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PostPosted: Mon Sep 24, 2012 11:38 am 
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Firstly, why is there no separate subforum for the Hwa Yen sect of Chinese Buddhism?

As far as I know, it was a historical school which was quite comparable to Pure Land and other sects in popularity. However, I am not sure if it still exists in the Sinosphere and other parts of East Asia. Or probably it just became a part of one of the other major schools?

I would like to know the distinct philosophy and practices of the Hwa Yen school.

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PostPosted: Mon Sep 24, 2012 11:55 am 
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Do you see any bulk of discussion on Hua Yan as compared to Ch'an and Jing Tu?
Even Tian Tai gets only a passing mention... so where's there demand, there's supply... I guess

Until the in-house scholar whose main interest is in Avatamsaka & moderator huseng comes in (I am also hoping that another learned Sangha member here, the Ven Huifeng could contribute... and Astus the Administrator could chip in as well...), here's some bits from an old site and here too.
And if you can read Chinese, here another one

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PostPosted: Mon Sep 24, 2012 12:31 pm 
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Location: Taiwan
The Huayan lineage in China seems to have been lost after the Tang Dynasty, though of course the history, texts and philosophy did not become unknown.

Huayan still exists in Japan as an independent lineage (called Kegon in Japanese), albeit quite small. Their HQ is Todai-ji in Nara. I wrote up a description of the temple and the images:

https://sites.google.com/site/dharmadep ... ji-in-nara

I hear much of their practices are drawn from Shingon, though of course they also have their traditional Kegon traditions.

The Hwaŏm school in Korea was merged into the Seon school, so it no longer exists there as an independent lineage, though the influences from Hwaŏm are strong.

Huayan as an independent lineage has been revived here in Taiwan in recent decades, though I'm uncertain about how successful they are. They have a temple in downtown Taipei which I visited. Very low-key.

The reason there is no forum for Huayan is because there are little to no formal practitioners of it in the English speaking world. There are works in English on Huayan and the respective patriarchs, though that's just academic writings and not something people practice. Outside of academia you'll be hard pressed to find anyone who knows much about the school, let alone able to read the original texts in Classical Chinese.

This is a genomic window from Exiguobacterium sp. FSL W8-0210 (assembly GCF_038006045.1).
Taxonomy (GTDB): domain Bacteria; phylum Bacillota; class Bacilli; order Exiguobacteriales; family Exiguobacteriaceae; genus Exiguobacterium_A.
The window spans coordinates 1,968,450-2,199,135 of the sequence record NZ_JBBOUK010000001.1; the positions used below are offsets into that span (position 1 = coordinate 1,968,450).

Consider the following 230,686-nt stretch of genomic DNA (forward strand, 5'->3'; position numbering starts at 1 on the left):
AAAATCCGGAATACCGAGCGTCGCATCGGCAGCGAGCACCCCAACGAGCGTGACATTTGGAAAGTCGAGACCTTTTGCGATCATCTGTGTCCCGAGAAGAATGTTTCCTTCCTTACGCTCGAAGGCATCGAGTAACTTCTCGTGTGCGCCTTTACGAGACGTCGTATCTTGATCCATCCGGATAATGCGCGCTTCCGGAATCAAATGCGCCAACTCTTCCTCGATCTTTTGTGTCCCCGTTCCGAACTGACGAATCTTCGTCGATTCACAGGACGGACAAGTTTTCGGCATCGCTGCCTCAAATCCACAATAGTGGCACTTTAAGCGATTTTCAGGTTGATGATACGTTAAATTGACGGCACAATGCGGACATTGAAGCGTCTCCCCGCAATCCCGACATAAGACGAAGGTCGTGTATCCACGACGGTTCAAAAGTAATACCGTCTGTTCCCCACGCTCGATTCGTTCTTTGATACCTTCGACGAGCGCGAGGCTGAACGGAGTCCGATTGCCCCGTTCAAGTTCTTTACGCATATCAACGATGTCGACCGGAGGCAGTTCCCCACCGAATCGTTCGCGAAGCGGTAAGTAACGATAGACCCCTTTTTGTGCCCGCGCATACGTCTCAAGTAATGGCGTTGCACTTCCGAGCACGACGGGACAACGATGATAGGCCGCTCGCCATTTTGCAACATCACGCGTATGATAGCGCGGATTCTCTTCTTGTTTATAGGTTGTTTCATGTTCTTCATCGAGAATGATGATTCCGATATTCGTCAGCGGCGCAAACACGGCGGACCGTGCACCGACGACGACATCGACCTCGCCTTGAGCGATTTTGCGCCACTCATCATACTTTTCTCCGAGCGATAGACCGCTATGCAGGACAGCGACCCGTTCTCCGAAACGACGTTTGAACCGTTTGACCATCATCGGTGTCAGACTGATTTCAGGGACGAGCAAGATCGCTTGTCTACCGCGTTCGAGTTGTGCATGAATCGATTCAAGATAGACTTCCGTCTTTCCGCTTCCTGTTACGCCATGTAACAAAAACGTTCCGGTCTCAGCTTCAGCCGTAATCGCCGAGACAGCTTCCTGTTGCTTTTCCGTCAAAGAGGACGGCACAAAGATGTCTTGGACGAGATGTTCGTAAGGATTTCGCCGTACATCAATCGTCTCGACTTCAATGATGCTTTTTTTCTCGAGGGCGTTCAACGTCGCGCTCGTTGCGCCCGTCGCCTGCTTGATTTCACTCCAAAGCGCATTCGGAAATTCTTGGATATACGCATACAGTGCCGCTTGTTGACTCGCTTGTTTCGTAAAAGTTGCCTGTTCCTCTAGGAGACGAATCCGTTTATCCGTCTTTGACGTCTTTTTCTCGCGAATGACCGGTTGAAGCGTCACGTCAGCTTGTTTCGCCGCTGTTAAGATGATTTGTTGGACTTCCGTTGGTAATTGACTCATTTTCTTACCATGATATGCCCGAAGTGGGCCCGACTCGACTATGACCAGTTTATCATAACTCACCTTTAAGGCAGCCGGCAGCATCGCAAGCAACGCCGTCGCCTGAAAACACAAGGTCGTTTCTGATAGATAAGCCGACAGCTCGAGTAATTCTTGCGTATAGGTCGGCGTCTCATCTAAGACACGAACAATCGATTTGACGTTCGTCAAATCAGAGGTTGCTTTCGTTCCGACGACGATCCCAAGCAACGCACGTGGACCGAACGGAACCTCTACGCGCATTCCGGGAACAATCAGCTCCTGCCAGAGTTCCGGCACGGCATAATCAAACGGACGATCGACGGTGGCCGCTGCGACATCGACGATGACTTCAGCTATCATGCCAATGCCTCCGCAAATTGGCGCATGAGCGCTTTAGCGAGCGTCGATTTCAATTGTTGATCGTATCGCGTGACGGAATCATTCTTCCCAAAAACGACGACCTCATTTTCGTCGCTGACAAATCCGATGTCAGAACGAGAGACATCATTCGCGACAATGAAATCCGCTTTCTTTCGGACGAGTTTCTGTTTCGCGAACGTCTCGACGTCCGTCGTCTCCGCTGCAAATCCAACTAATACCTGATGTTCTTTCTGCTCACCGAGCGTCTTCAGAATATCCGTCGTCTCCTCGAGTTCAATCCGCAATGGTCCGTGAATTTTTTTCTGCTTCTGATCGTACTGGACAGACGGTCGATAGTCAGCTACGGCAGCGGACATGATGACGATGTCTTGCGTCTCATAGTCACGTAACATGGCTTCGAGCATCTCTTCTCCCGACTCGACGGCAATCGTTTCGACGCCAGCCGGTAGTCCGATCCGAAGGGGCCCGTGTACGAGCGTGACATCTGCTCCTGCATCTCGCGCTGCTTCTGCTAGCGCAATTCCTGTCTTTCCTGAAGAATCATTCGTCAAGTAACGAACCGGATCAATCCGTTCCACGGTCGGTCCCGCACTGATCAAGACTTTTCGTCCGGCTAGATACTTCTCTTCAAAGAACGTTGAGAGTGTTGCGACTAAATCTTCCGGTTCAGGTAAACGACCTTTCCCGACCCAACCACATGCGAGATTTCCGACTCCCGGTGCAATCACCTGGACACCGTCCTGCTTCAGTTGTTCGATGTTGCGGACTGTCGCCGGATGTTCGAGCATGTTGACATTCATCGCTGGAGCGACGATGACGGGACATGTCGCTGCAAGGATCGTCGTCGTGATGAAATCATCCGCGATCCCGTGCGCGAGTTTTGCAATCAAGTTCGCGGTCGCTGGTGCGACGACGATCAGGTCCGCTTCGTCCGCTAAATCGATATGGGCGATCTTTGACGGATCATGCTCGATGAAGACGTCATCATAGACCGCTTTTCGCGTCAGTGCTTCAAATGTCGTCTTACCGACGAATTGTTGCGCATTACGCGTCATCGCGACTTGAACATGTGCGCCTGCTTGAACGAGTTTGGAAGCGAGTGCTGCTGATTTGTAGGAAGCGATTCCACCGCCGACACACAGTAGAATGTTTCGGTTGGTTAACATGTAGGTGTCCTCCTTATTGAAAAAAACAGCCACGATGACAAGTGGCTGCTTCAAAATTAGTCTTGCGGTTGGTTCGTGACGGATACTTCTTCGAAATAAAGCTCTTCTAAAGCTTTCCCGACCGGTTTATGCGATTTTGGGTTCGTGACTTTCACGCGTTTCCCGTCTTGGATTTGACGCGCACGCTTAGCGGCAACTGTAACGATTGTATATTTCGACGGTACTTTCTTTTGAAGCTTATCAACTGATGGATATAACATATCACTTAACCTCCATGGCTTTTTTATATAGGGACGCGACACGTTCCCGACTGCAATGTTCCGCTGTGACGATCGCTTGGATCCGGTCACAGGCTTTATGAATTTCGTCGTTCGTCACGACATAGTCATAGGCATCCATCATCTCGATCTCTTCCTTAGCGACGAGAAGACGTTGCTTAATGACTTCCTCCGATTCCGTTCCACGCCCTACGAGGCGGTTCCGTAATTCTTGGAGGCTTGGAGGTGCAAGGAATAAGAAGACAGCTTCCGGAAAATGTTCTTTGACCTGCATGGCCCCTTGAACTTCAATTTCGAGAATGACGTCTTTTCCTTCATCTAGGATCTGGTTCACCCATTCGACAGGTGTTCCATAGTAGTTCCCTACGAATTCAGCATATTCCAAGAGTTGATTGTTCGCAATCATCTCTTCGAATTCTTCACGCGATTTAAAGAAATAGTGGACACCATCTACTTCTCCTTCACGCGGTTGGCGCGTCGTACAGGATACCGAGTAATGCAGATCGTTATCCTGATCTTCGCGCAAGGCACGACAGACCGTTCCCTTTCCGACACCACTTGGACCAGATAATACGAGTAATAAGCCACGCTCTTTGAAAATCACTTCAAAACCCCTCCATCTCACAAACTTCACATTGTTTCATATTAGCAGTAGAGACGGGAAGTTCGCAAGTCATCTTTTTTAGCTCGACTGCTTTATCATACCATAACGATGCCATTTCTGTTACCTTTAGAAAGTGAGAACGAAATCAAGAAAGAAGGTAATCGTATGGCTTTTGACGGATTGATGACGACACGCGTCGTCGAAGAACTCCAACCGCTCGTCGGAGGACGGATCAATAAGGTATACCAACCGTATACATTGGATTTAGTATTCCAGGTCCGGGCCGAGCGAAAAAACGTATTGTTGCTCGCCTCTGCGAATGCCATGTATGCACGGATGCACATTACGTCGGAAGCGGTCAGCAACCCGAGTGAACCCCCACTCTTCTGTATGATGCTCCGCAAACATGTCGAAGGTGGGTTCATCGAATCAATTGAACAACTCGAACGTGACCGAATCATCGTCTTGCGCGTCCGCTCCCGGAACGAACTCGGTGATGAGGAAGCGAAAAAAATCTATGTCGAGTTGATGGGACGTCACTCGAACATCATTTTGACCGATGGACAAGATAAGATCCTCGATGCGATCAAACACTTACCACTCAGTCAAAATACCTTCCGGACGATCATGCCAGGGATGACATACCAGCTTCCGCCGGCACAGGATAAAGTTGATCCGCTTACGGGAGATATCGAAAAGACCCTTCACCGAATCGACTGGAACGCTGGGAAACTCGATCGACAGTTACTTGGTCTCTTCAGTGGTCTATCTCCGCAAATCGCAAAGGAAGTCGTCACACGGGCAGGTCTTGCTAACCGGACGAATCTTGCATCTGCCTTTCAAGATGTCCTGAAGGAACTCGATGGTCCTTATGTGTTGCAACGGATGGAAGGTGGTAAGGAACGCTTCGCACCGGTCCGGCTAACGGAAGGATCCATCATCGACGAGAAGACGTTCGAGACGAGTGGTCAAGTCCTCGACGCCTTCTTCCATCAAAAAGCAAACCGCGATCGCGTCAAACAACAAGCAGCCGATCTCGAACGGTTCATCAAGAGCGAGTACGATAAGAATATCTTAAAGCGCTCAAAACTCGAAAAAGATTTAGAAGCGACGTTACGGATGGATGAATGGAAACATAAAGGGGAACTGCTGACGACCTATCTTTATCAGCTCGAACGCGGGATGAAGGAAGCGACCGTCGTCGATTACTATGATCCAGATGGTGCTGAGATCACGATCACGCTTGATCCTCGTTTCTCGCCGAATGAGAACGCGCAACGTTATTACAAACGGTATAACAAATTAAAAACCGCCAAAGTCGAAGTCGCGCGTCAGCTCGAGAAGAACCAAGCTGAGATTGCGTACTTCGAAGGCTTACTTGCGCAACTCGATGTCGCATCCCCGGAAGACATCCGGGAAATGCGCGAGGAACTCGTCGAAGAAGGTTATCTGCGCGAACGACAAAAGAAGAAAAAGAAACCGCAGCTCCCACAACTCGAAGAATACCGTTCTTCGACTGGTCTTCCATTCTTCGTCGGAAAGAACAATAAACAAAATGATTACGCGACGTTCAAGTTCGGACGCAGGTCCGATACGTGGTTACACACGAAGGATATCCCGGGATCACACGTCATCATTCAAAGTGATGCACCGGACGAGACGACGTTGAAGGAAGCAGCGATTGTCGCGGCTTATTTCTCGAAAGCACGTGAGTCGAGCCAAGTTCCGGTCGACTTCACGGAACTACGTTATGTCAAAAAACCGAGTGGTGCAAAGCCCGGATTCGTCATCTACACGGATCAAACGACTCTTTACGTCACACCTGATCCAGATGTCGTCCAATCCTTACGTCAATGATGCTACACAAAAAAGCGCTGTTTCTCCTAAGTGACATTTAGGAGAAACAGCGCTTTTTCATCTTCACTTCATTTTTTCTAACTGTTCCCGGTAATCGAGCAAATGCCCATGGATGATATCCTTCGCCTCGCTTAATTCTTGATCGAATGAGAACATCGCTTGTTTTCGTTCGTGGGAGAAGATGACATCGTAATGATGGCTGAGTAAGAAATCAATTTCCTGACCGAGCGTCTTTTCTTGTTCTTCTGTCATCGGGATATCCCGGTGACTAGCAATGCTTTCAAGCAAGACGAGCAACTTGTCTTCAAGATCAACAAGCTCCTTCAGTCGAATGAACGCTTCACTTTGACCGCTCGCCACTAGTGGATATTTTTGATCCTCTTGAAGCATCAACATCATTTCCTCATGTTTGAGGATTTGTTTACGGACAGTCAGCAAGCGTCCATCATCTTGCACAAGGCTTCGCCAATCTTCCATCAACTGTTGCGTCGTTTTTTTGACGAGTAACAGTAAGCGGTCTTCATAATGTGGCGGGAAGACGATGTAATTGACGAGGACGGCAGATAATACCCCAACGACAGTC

Huayan Buddhism as we understand now is entirely text-based. Zhiyan, Fazang, Chengguan and Zongmi are the key patriarchs, though you find other authors in Korea and Japan (like Gyonen) who wrote their own treatises. If you read Chinese or Japanese there is a lot of academic material on the school, though in English it isn't too extensive.

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PostPosted: Mon Sep 24, 2012 6:13 pm 
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Joined: Fri Mar 09, 2012 11:42 pm
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Thank you Huseng for your post, although for some reason the pictures do not load. Do you have information about Bodhisattva Cintāmaṇi-cakra-Avalokiteśvara (如意輪觀音) and if this mantra can be practiced by anyone? I have come across it before.


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PostPosted: Tue Sep 25, 2012 12:58 am 
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Lotus415 wrote:
Thank you Huseng for your post, although for some reason the pictures do not load. Do you have information about Bodhisattva Cintāmaṇi-cakra-Avalokiteśvara (如意輪觀音) and if this mantra can be practiced by anyone? I have come across it before.


The photos should load ... it is on google servers. :smile:

Unfortunately, I'm not familiar with said mantra.

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PostPosted: Wed May 01, 2013 9:07 pm 
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Indrajala wrote:
Huayan as an independent lineage has been revived here in Taiwan in recent decades, though I'm uncertain about how successful they are. They have a temple in downtown Taipei which I visited. Very low-key.

Awesome! I really hope they are successful in reviving such an interesting school of Buddhism! :D


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